Ding Dong the DOMA’s Dead

images-4For over forty years I have lived my adult life in a country that has not recognized my right to love, but I never expected to be affected so deeply when DOMA was overturned by the Supreme Court today. What the ruling brings up in me are feelings I never even suspected were hidden. I want to understand these tears and tremors. The surge of longing to be seen and accepted is making me shaky. Why now?

Why not now. Why not a tsunami after forty years of stuffing down and damming up such natural longings for societal acceptance? My tumult and tears show me the pain I have hidden. It feels terrifying to allow hope. Yet, believing that DING DONG the DOMA’s DEAD brings a cleansing exhilaration! No matter how disappointed I may feel at another juncture down the road, right now the release of hope feels a bit like taking the risk of falling in love. You know it’s maybe dangerous, but you don’t care. But a tumult of questions arises and stirs confusion. Will I now expect too much? Will I want to live with my love in an equal rights state? Not where I live now? No one ever promised that sweeping change would be easy.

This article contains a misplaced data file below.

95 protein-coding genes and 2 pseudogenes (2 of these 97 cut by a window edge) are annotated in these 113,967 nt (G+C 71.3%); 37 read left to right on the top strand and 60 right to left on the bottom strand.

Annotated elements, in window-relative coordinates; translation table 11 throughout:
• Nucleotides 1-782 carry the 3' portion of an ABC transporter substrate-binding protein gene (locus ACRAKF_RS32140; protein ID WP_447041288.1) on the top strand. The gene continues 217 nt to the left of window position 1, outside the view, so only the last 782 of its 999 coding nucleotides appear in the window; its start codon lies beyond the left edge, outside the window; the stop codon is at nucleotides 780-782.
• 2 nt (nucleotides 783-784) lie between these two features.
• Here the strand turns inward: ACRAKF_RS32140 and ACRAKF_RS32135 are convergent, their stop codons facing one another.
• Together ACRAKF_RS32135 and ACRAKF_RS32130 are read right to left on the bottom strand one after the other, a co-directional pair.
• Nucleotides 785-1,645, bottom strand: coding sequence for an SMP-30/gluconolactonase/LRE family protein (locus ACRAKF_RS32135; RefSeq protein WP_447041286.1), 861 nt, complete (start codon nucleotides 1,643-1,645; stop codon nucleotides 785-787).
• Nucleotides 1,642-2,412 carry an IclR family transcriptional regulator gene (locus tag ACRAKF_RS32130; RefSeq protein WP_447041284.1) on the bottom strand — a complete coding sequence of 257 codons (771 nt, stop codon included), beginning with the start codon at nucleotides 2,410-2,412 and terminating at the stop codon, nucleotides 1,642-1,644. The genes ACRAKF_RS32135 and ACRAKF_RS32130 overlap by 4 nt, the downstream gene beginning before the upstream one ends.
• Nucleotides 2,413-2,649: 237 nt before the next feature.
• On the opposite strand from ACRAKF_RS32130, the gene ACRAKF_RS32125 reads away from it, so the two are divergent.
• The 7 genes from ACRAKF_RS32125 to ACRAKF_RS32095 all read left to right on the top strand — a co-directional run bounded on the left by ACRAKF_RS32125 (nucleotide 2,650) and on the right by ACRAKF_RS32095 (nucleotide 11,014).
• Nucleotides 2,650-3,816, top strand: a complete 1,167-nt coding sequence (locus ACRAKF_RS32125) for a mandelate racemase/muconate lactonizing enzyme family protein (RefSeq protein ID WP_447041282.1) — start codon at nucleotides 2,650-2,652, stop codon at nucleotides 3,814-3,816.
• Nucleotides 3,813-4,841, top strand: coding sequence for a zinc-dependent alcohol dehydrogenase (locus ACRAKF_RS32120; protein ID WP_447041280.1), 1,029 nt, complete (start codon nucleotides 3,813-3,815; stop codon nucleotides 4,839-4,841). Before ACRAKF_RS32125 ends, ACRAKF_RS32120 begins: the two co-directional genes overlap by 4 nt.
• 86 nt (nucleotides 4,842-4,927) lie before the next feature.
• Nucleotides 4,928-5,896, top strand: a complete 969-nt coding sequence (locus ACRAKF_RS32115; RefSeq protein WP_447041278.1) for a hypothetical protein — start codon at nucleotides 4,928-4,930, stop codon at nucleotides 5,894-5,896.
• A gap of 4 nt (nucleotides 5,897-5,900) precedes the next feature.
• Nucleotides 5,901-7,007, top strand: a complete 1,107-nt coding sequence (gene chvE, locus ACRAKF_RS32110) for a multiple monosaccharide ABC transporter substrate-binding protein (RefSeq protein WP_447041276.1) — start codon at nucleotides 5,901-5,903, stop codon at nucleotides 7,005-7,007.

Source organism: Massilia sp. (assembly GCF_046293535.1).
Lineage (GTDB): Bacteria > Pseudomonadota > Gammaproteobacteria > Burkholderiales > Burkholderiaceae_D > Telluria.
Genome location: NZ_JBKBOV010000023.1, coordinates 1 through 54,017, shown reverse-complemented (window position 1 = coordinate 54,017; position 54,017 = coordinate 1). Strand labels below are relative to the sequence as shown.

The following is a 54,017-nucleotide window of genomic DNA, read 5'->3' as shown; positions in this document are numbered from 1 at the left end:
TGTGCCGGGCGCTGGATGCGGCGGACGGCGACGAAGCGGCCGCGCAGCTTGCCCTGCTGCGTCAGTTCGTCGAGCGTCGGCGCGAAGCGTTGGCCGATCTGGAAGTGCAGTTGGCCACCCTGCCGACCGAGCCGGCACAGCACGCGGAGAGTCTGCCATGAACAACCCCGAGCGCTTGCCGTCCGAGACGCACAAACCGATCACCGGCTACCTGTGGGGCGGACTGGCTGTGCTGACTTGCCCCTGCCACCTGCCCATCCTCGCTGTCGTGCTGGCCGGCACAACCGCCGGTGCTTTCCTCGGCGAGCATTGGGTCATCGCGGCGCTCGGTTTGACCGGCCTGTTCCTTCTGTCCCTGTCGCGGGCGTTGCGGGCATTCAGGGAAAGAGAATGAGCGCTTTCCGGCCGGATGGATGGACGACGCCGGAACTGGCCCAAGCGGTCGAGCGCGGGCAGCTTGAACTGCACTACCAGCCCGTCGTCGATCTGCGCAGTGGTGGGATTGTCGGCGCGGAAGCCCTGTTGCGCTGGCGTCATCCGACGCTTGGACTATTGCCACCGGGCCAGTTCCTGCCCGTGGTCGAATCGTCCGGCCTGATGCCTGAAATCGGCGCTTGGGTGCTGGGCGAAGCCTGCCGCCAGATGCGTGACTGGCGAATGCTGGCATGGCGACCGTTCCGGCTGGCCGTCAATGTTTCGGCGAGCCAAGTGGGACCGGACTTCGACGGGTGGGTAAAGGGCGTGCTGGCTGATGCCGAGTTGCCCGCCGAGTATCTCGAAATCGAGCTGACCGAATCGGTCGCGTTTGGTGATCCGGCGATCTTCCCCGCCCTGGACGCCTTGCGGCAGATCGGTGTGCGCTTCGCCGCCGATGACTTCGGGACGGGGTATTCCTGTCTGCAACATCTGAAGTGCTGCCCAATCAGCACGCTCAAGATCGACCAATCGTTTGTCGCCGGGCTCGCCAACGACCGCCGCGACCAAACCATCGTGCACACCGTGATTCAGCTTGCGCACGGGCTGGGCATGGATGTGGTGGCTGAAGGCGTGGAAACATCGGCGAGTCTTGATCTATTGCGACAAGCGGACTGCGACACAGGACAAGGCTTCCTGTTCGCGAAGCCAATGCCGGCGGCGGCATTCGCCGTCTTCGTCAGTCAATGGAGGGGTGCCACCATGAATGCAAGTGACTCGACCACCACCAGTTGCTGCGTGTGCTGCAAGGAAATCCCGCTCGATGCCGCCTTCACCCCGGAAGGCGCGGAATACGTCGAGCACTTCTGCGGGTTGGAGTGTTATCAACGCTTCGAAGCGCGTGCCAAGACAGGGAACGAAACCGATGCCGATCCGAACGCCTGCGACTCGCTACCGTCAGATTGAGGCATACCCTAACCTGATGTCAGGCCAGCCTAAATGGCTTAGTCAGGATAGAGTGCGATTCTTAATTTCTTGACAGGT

The repeal of DOMA is causing an abrupt societal lifting of long shame. Since shame is socially induced, it can only be lifted in a socially-witnessed context.DING DONG the DOMA’s DEAD and, pow, we are no more to be treated as shadow citizens, whose plea for passing invisible was the most we could ask. Yet how can shadow citizens enter the full sunlight of freedom to love without blinking and stumbling? For decades I have held myself in a certain posture of resistance and ready defense. I have, in my bones, the experience of profound social exclusions and wounding remarks. The legal restrictions have been, before now, air I breathed, forgetting its poisons in order to keep breathing.

Long ago on this same date as DOMA’s overturn, my mother and my father married one another. There they were, scared and ecstatic, two who loved one another, making a vow to bond as a mated pair. They faced the unknown as I do, and the risk they took was fully as foolish and demanding as the one I face today, should I marry the woman I adore. But this is the first time in my life that my society allows and endorses my taking that risk!My mother and my father took their right to love for granted. That is the difference.